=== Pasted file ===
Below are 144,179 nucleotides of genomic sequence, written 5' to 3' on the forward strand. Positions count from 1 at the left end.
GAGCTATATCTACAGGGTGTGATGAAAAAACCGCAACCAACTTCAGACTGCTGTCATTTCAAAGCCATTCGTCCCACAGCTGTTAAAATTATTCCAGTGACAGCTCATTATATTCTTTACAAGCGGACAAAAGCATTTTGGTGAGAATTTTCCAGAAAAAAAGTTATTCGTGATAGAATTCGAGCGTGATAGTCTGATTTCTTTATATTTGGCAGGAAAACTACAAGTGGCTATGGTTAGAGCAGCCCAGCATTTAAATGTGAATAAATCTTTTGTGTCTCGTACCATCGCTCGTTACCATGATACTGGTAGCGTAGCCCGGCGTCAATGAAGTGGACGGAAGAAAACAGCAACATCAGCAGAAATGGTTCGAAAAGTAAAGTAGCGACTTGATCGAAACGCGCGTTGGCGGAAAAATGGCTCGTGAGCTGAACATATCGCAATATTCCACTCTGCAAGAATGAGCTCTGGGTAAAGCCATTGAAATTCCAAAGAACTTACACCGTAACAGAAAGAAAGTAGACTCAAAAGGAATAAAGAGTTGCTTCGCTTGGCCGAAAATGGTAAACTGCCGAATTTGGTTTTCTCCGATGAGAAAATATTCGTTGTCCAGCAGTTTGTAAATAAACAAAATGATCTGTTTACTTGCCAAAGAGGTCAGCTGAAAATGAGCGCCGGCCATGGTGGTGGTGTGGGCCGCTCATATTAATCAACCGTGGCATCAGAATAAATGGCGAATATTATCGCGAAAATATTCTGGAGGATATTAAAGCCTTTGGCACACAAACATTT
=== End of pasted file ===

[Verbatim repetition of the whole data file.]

Below are 144,179 nucleotides of genomic sequence, written 5' to 3' on the forward strand. Positions count from 1 at the left end.
GAGCTATATCTACAGGGTGTGATGAAAAAACCGCAACCAACTTCAGACTGCTGTCATTTCAAAGCCATTCGTCCCACAGCTGTTAAAATTATTCCAGTGACAGCTCATTATATTCTTTACAAGCGGACAAAAGCATTTTGGTGAGAATTTTCCAGAAAAAAAGTTATTCGTGATAGAATTCGAGCGTGATAGTCTGATTTCTTTATATTTGGCAGGAAAACTACAAGTGGCTATGGTTAGAGCAGCCCAGCATTTAAATGTGAATAAATCTTTTGTGTCTCGTACCATCGCTCGTTACCATGATACTGGTAGCGTAGCCCGGCGTCAATGAAGTGGACGGAAGAAAACAGCAACATCAGCAGAAATGGTTCGAAAAGTAAAGTAGCGACTTGATCGAAACGCGCGTTGGCGGAAAAATGGCTCGTGAGCTGAACATATCGCAATATTCCACTCTGCAAGAATGAGCTCTGGGTAAAGCCATTGAAATTCCAAAGAACTTACACCGTAACAGAAAGAAAGTAGACTCAAAAGGAATAAAGAGTTGCTTCGCTTGGCCGAAAATGGTAAACTGCCGAATTTGGTTTTCTCCGATGAGAAAATATTCGTTGTCCAGCAGTTTGTAAATAAACAAAATGATCTGTTTACTTGCCAAAGAGGTCAGCTGAAAATGAGCGCCGGCCATGGTGGTGGTGTGGGCCGCTCATATTAATCAACCGTGGCATCAGAATAAATGGCGAATATTATCGCGAAAATATTCTGGAGGATATTAAAGCCTTTGGCACACAAACATTT